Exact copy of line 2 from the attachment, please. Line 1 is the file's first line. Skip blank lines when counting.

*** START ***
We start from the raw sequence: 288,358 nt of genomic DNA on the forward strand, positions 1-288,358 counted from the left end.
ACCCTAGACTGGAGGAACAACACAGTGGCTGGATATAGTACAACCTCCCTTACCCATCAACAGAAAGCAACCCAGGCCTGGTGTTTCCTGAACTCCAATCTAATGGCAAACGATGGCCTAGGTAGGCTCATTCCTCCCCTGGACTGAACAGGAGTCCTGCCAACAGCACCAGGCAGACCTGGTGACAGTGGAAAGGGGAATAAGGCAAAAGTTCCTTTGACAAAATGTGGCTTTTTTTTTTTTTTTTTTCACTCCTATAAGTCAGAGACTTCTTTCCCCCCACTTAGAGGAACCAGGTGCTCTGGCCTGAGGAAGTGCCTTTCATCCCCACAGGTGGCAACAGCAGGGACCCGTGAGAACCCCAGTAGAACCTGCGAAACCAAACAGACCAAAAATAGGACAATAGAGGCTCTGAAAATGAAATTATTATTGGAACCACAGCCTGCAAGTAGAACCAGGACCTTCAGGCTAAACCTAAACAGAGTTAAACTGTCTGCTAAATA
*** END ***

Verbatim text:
ACCCTAGACTGGAGGAACAACACAGTGGCTGGATATAGTACAACCTCCCTTACCCATCAACAGAAAGCAACCCAGGCCTGGTGTTTCCTGAACTCCAATCTAATGGCAAACGATGGCCTAGGTAGGCTCATTCCTCCCCTGGACTGAACAGGAGTCCTGCCAACAGCACCAGGCAGACCTGGTGACAGTGGAAAGGGGAATAAGGCAAAAGTTCCTTTGACAAAATGTGGCTTTTTTTTTTTTTTTTTTCACTCCTATAAGTCAGAGACTTCTTTCCCCCCACTTAGAGGAACCAGGTGCTCTGGCCTGAGGAAGTGCCTTTCATCCCCACAGGTGGCAACAGCAGGGACCCGTGAGAACCCCAGTAGAACCTGCGAAACCAAACAGACCAAAAATAGGACAATAGAGGCTCTGAAAATGAAATTATTATTGGAACCACAGCCTGCAAGTAGAACCAGGACCTTCAGGCTAAACCTAAACAGAGTTAAACTGTCTGCTAAATA